The past five days of PlayStation Network down time was sparked by a new PS3 hack that let users download PSN content for free spurring Sony to pull the plug. That’s according to new a speculative report that suggests the release of a hacked custom firmware which enables the downloading of PSN content for free is at the root of the ongoing issue. The report highlights that a custom firmware, known as ‘Rebug’, was released on March 31 which, in brief, gives retail PS3s most of the options and functionality of a debug (or developer) PS3 unit. A week later, tutorials appeared detailing a way in which users could use this firmware to download PSN content for free using fake (NOT stolen) credit card numbers.
Apparently, hackers “found out that you could provide fake CC# info and the authenticity of the information was never checked as you were on Sony’s private developer PSN network (essentially a network that Sony trusted).” Piracy ensued, which is what triggered Sony’s decision to shut down PSN, speculates the report, going against common suspicion that the severs had simply failed due to a direct attack from disgruntled hackers. The report also says “no one’s personal information was accessible via this hack. Not to say they couldn’t get it, but no one is admitting to it being available,” backing up other reports today that the risk of credit card theft via PSN is ‘not substantial’. Gamers who use the Sony PlayStation Network were unable to connect to the service on Monday, the fifth consecutive day of interrupted service, after it was infiltrated by hackers last week.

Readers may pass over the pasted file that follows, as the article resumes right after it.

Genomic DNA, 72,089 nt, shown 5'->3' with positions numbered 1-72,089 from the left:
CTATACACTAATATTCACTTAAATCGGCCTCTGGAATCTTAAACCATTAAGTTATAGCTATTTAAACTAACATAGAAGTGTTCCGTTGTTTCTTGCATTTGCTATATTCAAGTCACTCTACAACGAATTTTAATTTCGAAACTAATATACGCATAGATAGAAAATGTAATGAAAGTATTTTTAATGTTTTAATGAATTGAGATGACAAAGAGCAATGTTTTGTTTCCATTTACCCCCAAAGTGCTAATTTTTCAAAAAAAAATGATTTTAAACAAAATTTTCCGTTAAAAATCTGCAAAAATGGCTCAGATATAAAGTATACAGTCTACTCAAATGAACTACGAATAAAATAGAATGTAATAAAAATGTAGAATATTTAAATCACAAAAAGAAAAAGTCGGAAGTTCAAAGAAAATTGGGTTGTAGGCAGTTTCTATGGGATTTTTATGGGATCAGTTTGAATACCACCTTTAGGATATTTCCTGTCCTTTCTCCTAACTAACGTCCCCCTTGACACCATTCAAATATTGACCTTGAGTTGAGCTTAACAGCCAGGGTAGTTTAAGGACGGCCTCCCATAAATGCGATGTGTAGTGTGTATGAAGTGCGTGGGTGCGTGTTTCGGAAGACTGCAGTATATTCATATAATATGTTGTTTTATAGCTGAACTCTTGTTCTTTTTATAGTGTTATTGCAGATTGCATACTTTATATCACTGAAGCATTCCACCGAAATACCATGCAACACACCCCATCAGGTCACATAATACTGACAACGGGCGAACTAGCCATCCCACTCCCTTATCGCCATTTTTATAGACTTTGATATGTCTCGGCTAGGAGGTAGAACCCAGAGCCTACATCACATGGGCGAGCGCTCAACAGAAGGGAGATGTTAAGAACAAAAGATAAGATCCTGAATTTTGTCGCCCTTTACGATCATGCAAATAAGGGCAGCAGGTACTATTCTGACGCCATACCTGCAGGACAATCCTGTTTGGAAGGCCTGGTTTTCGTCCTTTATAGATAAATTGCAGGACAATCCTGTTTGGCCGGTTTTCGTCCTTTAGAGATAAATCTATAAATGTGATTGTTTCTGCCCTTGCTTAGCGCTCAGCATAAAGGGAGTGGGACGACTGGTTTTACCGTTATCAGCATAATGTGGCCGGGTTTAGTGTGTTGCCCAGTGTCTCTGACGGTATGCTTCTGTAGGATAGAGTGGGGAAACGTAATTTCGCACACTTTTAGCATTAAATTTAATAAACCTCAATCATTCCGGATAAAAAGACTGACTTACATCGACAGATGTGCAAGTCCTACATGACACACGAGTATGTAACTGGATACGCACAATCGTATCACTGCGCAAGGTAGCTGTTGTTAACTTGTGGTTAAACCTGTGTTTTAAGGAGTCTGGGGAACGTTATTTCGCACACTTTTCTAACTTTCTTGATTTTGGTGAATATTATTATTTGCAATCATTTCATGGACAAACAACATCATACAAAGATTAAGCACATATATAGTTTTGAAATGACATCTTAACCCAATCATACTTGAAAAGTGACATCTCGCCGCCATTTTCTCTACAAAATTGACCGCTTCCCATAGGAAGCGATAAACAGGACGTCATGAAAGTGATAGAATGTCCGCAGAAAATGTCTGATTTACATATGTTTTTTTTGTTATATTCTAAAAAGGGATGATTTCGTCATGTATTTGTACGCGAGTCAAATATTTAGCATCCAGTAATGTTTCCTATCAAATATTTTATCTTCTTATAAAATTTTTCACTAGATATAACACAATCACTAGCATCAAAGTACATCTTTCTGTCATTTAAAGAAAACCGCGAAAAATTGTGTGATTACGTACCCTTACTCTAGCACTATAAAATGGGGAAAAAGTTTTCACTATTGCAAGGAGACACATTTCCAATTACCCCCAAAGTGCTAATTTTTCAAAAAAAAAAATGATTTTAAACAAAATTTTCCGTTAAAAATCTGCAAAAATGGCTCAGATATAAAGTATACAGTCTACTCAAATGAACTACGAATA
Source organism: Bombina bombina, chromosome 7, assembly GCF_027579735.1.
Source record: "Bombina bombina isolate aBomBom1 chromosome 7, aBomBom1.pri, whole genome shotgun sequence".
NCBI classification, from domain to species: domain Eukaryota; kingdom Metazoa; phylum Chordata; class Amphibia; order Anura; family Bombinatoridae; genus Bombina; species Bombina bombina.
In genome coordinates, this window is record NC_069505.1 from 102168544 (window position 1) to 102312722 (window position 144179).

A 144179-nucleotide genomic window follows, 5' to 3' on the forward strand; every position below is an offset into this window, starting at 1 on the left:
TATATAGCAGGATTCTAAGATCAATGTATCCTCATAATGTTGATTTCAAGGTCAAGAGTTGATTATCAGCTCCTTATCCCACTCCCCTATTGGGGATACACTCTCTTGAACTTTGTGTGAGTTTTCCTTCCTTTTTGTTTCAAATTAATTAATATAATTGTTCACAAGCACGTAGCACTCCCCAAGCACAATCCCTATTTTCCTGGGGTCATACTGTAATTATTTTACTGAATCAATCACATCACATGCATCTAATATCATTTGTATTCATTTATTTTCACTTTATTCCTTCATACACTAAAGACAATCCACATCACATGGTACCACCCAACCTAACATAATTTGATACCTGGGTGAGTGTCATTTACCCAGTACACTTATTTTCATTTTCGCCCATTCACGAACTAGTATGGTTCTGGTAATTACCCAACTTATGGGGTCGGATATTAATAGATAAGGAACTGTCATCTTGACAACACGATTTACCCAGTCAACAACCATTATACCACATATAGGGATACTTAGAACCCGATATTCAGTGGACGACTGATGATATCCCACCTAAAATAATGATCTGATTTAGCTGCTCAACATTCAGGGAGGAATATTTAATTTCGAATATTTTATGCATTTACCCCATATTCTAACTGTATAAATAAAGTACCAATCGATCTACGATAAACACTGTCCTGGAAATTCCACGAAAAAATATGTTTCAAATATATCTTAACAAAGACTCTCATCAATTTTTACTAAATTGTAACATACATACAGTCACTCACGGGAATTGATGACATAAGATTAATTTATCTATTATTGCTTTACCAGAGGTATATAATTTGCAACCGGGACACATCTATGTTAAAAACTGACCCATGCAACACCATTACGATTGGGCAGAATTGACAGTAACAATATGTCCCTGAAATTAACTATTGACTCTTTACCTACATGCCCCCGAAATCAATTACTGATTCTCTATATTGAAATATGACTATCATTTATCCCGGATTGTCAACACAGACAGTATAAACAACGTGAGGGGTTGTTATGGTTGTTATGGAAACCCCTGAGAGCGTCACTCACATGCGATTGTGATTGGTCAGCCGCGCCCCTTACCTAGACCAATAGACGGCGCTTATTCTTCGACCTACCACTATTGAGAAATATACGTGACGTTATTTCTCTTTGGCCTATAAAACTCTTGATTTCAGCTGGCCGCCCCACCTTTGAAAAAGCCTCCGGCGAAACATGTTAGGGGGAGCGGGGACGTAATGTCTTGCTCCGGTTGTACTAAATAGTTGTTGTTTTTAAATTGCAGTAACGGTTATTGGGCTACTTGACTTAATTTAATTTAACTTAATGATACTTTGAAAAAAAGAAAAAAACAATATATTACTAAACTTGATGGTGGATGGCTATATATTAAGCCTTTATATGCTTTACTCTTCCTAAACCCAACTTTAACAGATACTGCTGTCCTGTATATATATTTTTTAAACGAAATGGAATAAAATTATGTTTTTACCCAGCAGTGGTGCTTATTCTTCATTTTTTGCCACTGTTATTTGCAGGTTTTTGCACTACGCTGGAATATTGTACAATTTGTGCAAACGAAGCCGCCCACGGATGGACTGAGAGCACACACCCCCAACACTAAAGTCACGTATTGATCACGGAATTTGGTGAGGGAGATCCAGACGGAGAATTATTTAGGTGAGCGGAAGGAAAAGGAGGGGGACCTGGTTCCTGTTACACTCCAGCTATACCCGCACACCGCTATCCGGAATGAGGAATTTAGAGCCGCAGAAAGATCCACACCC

On Friday, Patrick Seybold, senior director for corporate communications at Sony, wrote a short post on the company’s Web site stating that the PlayStation Network had been compromised on Wednesday by an “external intrusion.” After the attack, Mr. Seybold said, Sony had turned off the PlayStation service to investigate. “We are doing all we can to resolve this situation quickly, and we once again thank you for your patience,” Mr. Seybold wrote. “We will continue to update you promptly as we have additional information to share.” Sony did not respond to a request for comment about the shutdown and whether any of its customers’ personal information was also compromised.
The PlayStation Network connects gamers who use a PlayStation 3 or PlayStation Portable system. The Sony Qriocity service, which is used to stream audio and video to Sony devices, was also compromised in the attack. On Saturday Sony said it had decided to rebuild its network with the goal of strengthening the system’s infrastructure. “Though this task is time-consuming, we decided it was worth the time necessary to provide the system with additional security,” Sony said in a statement. Customers became frustrated over the weekend, complaining on Twitter and Sony gaming forums, as the company’s updates remained short and sporadic and there seemed to be no end in sight to the shutdown.
Mr. Seybold wrote a short follow-up post on Monday noting: “Unfortunately, I don’t have an update or timeframe to share at this point in time” regarding when the PlayStation Network would be active again.
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